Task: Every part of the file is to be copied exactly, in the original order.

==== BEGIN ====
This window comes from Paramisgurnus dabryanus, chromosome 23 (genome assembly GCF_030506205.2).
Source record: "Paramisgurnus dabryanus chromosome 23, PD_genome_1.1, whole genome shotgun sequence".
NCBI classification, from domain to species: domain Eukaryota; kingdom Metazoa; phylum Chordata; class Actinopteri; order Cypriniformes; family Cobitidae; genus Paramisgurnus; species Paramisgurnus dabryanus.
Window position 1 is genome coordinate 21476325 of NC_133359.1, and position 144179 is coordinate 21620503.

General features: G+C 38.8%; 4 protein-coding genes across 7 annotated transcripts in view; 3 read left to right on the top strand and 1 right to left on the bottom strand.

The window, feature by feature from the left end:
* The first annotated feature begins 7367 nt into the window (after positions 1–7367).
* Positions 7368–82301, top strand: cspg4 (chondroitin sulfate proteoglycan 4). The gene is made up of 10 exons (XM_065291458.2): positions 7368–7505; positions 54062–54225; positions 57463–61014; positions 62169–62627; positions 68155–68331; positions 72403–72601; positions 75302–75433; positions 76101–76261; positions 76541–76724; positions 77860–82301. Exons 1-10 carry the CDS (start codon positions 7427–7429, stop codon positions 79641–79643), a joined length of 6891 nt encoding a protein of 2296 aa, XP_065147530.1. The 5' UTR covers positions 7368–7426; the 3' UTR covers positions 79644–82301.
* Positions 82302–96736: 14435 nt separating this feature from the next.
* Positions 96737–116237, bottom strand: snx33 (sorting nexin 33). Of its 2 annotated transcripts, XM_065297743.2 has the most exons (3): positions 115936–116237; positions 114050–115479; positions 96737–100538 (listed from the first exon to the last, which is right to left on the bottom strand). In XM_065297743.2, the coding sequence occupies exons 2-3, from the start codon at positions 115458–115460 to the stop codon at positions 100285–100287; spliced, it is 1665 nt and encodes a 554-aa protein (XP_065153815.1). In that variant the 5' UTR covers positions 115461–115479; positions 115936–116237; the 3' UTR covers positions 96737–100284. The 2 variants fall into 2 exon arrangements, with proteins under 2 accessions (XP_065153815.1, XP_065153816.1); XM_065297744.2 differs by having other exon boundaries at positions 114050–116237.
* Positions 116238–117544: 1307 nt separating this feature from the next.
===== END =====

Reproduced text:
This window comes from Paramisgurnus dabryanus, chromosome 23 (genome assembly GCF_030506205.2).
Source record: "Paramisgurnus dabryanus chromosome 23, PD_genome_1.1, whole genome shotgun sequence".
NCBI classification, from domain to species: domain Eukaryota; kingdom Metazoa; phylum Chordata; class Actinopteri; order Cypriniformes; family Cobitidae; genus Paramisgurnus; species Paramisgurnus dabryanus.
Window position 1 is genome coordinate 21476325 of NC_133359.1, and position 144179 is coordinate 21620503.

General features: G+C 38.8%; 4 protein-coding genes across 7 annotated transcripts in view; 3 read left to right on the top strand and 1 right to left on the bottom strand.

The window, feature by feature from the left end:
* The first annotated feature begins 7367 nt into the window (after positions 1–7367).
* Positions 7368–82301, top strand: cspg4 (chondroitin sulfate proteoglycan 4). The gene is made up of 10 exons (XM_065291458.2): positions 7368–7505; positions 54062–54225; positions 57463–61014; positions 62169–62627; positions 68155–68331; positions 72403–72601; positions 75302–75433; positions 76101–76261; positions 76541–76724; positions 77860–82301. Exons 1-10 carry the CDS (start codon positions 7427–7429, stop codon positions 79641–79643), a joined length of 6891 nt encoding a protein of 2296 aa, XP_065147530.1. The 5' UTR covers positions 7368–7426; the 3' UTR covers positions 79644–82301.
* Positions 82302–96736: 14435 nt separating this feature from the next.
* Positions 96737–116237, bottom strand: snx33 (sorting nexin 33). Of its 2 annotated transcripts, XM_065297743.2 has the most exons (3): positions 115936–116237; positions 114050–115479; positions 96737–100538 (listed from the first exon to the last, which is right to left on the bottom strand). In XM_065297743.2, the coding sequence occupies exons 2-3, from the start codon at positions 115458–115460 to the stop codon at positions 100285–100287; spliced, it is 1665 nt and encodes a 554-aa protein (XP_065153815.1). In that variant the 5' UTR covers positions 115461–115479; positions 115936–116237; the 3' UTR covers positions 96737–100284. The 2 variants fall into 2 exon arrangements, with proteins under 2 accessions (XP_065153815.1, XP_065153816.1); XM_065297744.2 differs by having other exon boundaries at positions 114050–116237.
* Positions 116238–117544: 1307 nt separating this feature from the next.